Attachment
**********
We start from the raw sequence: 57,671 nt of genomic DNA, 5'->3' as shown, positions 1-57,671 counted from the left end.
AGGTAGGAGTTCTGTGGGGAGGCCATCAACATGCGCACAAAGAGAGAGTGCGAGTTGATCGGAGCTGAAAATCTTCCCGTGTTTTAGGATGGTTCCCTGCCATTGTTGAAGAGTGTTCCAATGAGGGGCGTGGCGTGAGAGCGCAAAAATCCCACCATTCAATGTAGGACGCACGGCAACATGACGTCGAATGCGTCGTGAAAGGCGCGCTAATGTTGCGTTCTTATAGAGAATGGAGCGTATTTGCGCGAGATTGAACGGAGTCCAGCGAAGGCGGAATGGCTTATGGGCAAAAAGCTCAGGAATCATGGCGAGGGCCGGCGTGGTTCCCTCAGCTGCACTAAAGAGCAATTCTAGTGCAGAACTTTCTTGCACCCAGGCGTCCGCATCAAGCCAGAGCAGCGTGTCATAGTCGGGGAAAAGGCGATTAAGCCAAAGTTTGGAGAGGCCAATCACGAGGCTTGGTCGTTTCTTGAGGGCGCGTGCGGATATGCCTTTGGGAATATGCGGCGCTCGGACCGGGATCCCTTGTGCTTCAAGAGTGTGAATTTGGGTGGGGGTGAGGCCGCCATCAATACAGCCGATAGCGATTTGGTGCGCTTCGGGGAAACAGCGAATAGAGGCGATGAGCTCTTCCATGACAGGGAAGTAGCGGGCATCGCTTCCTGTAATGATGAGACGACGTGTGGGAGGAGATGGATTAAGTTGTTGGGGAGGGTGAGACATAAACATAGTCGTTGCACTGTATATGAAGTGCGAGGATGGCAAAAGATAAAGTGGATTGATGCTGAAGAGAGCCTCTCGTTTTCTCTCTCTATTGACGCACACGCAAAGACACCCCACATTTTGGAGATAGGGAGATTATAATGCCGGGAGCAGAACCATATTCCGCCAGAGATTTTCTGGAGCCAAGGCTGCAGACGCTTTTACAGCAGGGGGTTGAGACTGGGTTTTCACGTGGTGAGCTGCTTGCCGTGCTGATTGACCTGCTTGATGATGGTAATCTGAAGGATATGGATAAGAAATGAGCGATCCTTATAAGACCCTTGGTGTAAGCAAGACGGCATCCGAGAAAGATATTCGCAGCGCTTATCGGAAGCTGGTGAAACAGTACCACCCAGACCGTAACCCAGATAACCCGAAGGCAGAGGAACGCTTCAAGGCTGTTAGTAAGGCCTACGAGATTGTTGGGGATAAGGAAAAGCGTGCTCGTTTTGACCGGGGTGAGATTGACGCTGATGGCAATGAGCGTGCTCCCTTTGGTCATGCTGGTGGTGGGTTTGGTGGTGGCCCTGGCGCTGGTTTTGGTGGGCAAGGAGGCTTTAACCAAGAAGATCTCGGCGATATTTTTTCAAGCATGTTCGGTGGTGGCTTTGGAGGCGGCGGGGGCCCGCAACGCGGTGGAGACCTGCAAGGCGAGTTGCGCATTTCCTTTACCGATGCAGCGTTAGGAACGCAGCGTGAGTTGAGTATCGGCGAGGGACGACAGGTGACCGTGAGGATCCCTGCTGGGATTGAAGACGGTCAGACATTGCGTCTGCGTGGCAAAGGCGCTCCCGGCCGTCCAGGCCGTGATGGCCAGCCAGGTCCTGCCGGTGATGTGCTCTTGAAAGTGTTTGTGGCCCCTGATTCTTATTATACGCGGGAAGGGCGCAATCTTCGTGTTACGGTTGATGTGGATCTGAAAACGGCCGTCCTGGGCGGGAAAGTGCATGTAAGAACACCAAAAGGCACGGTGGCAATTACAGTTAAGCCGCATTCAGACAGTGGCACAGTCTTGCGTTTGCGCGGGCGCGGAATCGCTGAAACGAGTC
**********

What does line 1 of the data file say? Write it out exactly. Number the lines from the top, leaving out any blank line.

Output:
We start from the raw sequence: 57,671 nt of genomic DNA, 5'->3' as shown, positions 1-57,671 counted from the left end.